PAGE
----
I’m sitting in the Super Class of the TurboJet feeling slightly seasick as I try to figure out why the first class compartment smells like an onion bhaji and how much more lurching my rickety sea legs can withstand before my keyboard plays host to last night’s dim sum. As I’m cruising through the South China Sea, I close my eyes and think of all things good. Billy Joel. Fondant fancies. The way Scarlett O’Hara cocks her eyebrow in Gone with the Wind. Luckily, my limited imagination only needs to occupy me for the next 50 minutes, which is when I’ll arrive to my port of call (literally), Macau.
A former Portuguese colonial outpost an hour from Hong Kong, Macau is China’s only gambling destination. Whilst the pursuit has been outlawed on the mainland since the Communist party took power in 1949, the Chinese are a nation of inveterate gamblers. Here high-risk bets are cushioned with a healthy dose of superstition and more often than not a hand in the public coffers; so it’s unsurprising that the vessel I’m travelling on is packed. As a somewhat incongruous visitor to the aptly named Pearl River Estuary, I haven’t come to seek my fortune and leave with a suitcase full of Patacas. Me and Lady Luck have never been on good terms and when I invariably lose, Lady Solace doesn’t much like me either; so much for female solidarity.
The city is simply another lily pad on my oriental odyssey, but I’ve heard enough cautionary tales to leave my heart slightly aflutter at the prospect of five nights here. There’s something forlorn about the new Macau. Once cheerful confection-coloured buildings sit faded against a slate sky blemished with glossy skyscrapers. I’ve never read a Gabriel García Márquez novel, but decide that there’s something very ‘Love in the Time of Cholera’ in this bleached colonial splendour. The title of the book has always captivated me, to the point where I refuse to read it having entirely written it in my head. Today it is set in Macau to the soundtrack of Cantonese spliced with the reedy murmur of Portuguese cicadas. There are signs with ‘Los’ this and ‘Las’ that adorning enterprises from butcher to baker to candlestick maker, but beyond my rudimentary “pass the peri-peri” Portuguese, I’ve no clue what any of them mean.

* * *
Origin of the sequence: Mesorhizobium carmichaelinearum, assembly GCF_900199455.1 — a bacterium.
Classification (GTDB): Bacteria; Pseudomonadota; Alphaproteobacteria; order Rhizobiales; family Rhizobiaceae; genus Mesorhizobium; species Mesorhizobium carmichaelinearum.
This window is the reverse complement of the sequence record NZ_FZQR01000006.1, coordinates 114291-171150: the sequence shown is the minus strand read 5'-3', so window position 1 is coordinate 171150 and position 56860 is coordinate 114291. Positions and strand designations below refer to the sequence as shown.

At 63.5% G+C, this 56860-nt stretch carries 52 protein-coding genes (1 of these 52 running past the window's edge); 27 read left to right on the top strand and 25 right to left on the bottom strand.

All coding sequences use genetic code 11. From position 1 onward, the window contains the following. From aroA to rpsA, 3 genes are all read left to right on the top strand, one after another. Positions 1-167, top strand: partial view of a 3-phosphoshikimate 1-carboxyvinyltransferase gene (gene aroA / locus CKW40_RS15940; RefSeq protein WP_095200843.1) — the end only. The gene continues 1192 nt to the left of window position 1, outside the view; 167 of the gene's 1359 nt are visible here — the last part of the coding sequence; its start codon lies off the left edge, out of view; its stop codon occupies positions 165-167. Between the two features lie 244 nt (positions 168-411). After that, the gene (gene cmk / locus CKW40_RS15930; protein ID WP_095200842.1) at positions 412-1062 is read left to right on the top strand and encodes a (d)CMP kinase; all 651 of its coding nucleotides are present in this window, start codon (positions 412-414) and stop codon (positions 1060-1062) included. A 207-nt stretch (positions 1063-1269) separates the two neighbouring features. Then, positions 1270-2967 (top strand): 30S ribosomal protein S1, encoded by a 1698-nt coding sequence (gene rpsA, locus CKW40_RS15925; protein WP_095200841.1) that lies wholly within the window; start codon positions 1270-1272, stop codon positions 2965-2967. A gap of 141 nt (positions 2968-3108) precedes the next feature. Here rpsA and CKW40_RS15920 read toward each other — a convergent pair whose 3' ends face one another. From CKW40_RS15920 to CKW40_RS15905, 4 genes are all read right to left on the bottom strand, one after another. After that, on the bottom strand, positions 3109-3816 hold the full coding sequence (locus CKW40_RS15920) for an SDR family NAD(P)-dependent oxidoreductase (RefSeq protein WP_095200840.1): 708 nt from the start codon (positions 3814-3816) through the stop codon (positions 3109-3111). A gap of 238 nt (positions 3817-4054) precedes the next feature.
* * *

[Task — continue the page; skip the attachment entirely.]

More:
However, much like the signs, this Mediterranean tapestry is slowly fading. The colours are now watery, having somehow seeped into the neon casinos, which beckon in their phosphorescent mirage of infinite possibility. Casino capitalism has cast a quaint transformative glow over the once venerable cathedrals and baroque architecture, today syrupy tourist traps or decaying ruins. Those who profit would say it’s a small price to pay in a city whose gross gambling revenues dwarf those of Vegas five times or when $600 billion dollars was wagered in Macau in 2010, nearly double the gross national income of Austria.
The Venetian Macau is the world’s largest casino comprised of 10.5 million square feet of pure ostentatious seduction and in your face opulence with more marble and gold leaf than a Gadaffi residence. The replica Venetian canal manned by serenading Asian gondoliers overwhelms even my Benthamite soul and my eyes start to stream uncontrollably through the thick smog of tobacco.